- Catholic News Agency - Tuesday, April 14, 2015

METUCHEN, N.J. — A New Jersey Catholic school has reinstated a teacher who was the focus of media controversy over her social media posts critical of gay-rights advocacy.

The school stressed the need for a positive presentation of the Catholic faith while also lamenting “hurtful” media coverage about the teacher.

Immaculata High School in Somerville, N.J., said all issues related to theology teacher Patricia Jannuzzi’s employment are now “resolved.”

Monsignor Seamus Brennan, the school’s director, said he and principal Jean Kline had decided to reinstate Mrs. Jannuzzi. He said the school’s position is that a Catholic school teacher “must always communicate the faith in a way that is positive and never hurtful.”

“Tone and choice of words matter and I trust Mrs. Jannuzzi’s stated promise to strive always to teach in a spirit of truth and charity,” he said in an April 10 statement.

Msgr. Brennan cited Mrs. Jannuzzi’s “otherwise good reputation as an educator” over her three decades at the school. He said the matter had been “a personnel and not a theological issue,” saying that the school has always been united in its understanding of and commitment to Catholic teaching.

David Oakley, the attorney for the 57-year-old teacher, said he and his client were “grateful to the school for engaging in the process.” Her family, fearing she would lose her job, had started an online crowdfunding effort. Mr. Oakley said the money raised would be returned, MyCentralJersey.com reports.

In an April 10 letter to school parents, Mrs. Kline, the school’s principal, said much of the media coverage was “erroneous and hurtful” towards Mrs. Jannuzzi.

In early March, Mrs. Jannuzzi had posted on Facebook a link to a web page critical of gay activist and sex columnist Dan Savage. Retired neurosurgeon and political commentator Ben Carson had claimed that homosexuality was not inborn but a choice, and Mr. Savage had responded by suggesting that Mr. Carson perform a homosexual act on him in the presence of a camera crew.

A critic of Mrs. Jannuzzi took a screenshot of her post criticizing Mr. Savage’s comments as being part of an “agenda” in which lesbian, gay, bisexual and transgender (LGBT) activists will claim they are “born this way.” When they win constitutional protections, she suggested in the now-deleted post, these activists will argue “everyone should be able to choose” a gay or lesbian lifestyle.

“In other words they want to reengineer western (civilization) into a slow extinction. We need healthy families with a mother and a father for the sake of the children and humanity!” she wrote.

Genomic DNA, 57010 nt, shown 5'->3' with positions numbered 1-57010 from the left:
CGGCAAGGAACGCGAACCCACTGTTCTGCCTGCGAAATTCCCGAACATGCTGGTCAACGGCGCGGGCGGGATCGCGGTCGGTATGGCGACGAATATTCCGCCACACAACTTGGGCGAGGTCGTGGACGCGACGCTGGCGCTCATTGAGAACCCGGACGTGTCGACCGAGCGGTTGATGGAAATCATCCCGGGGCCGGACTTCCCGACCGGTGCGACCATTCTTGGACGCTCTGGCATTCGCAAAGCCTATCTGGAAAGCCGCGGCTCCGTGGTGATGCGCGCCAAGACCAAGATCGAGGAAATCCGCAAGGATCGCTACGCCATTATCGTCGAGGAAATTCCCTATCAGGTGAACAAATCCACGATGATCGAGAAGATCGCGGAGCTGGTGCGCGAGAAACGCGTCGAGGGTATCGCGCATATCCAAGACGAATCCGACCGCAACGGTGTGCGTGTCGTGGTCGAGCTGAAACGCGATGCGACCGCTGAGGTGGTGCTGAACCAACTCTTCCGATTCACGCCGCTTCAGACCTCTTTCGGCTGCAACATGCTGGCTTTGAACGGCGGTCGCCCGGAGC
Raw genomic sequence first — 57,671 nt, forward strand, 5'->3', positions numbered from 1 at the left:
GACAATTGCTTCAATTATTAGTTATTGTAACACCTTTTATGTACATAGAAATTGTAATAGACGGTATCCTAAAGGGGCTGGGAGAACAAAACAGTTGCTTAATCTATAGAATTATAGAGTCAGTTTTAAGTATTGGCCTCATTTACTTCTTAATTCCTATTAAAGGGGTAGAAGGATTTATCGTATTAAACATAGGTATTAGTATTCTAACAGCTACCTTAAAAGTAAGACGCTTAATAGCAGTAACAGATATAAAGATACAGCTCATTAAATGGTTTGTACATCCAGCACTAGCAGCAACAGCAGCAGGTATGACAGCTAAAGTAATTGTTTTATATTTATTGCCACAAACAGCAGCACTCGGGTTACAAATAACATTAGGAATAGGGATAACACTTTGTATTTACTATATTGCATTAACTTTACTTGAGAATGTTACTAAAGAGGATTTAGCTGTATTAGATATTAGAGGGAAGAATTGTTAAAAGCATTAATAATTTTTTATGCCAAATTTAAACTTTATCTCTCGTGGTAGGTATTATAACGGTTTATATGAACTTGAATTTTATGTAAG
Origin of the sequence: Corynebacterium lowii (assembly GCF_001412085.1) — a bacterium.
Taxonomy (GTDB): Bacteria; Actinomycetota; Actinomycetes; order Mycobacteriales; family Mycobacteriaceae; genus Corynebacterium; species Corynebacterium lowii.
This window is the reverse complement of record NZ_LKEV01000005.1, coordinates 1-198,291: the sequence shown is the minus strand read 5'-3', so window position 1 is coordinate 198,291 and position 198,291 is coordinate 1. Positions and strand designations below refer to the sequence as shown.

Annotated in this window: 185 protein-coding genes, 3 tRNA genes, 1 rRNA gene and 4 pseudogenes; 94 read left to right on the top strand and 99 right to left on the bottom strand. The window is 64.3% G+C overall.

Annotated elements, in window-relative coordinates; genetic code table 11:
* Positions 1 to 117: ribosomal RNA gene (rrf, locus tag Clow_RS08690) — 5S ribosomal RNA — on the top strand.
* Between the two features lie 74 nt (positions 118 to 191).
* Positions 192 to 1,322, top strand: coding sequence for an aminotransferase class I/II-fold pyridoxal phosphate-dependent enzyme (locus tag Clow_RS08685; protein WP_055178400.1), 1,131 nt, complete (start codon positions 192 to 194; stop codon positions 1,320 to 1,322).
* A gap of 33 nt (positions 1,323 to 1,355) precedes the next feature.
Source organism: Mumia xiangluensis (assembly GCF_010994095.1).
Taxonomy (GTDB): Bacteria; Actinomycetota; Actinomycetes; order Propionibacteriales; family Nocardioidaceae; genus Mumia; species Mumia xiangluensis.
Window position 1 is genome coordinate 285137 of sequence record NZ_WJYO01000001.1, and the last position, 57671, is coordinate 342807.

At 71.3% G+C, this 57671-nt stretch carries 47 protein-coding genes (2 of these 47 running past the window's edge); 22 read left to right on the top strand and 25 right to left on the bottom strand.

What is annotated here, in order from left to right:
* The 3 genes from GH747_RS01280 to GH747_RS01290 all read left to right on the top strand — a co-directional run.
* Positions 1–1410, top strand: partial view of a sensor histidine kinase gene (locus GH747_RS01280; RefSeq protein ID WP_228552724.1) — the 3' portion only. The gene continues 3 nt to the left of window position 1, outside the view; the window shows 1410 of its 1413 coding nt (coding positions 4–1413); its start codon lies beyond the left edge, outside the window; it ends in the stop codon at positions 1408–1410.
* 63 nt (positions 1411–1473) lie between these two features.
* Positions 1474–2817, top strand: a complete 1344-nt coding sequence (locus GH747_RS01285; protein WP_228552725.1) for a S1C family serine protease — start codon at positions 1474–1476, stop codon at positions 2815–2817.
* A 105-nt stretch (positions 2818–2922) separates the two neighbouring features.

Some former students of Mrs. Jannuzzi publicly criticized her post.

Greg Bennett, former cast member of the reality TV show “Real Housewives of New Jersey,” tweeted a screenshot of her comments to over 160,000 followers on Twitter March 8 and to over 70,000 followers on Instagram on March 9.

Another former student, Scott Lyons, wrote an open letter to Mrs. Jannuzzi that his aunt, actress Susan Sarandon, shared with her 600,000 Facebook followers.

Some media reports characterized the teacher’s posts as “anti-gay,” since some of the teacher’s other social media posts criticized “gay marriage.”

Mrs. Jannuzzi was put on administrative leave with pay and benefits, according to the diocese’s bishop. Bishop Paul G. Bootkoski of Metuchen published a March 20 statement saying Mrs. Jannuzzi’s comments were “disturbing” and “do not reflect the Church’s teachings of acceptance.”

He also said that there were some “misstatements” about Mrs. Jannuzzi and denied she had been terminated.

Mrs. Jannuzzi’s attorney on March 23 had told reporters that the diocesan lawyers had indicated his client would never return to the school.

A lay Catholic group had bought radio ads defending the teacher.

On the Institute on Religious and Public Faith’s “First Thoughts” blog, Matthew Franck decried the “outrageous assault against a person whose worst offense was to speak with what some (but by no means all) would call an intemperate passion, in favor of the Church’s teaching.”

Mr. Franck titled his blog entry, “Could either of the living Popes get a job in a New Jersey Catholic school?” MyCentralJersey.com said.

The Diocese of Metuchen has adopted anti-bullying policies that mirror those of New Jersey public schools, MyCentralJersey.com reported in July 2014. The state laws, which were expanded in 2011, include protections for sexual orientation and gender identity and expression.

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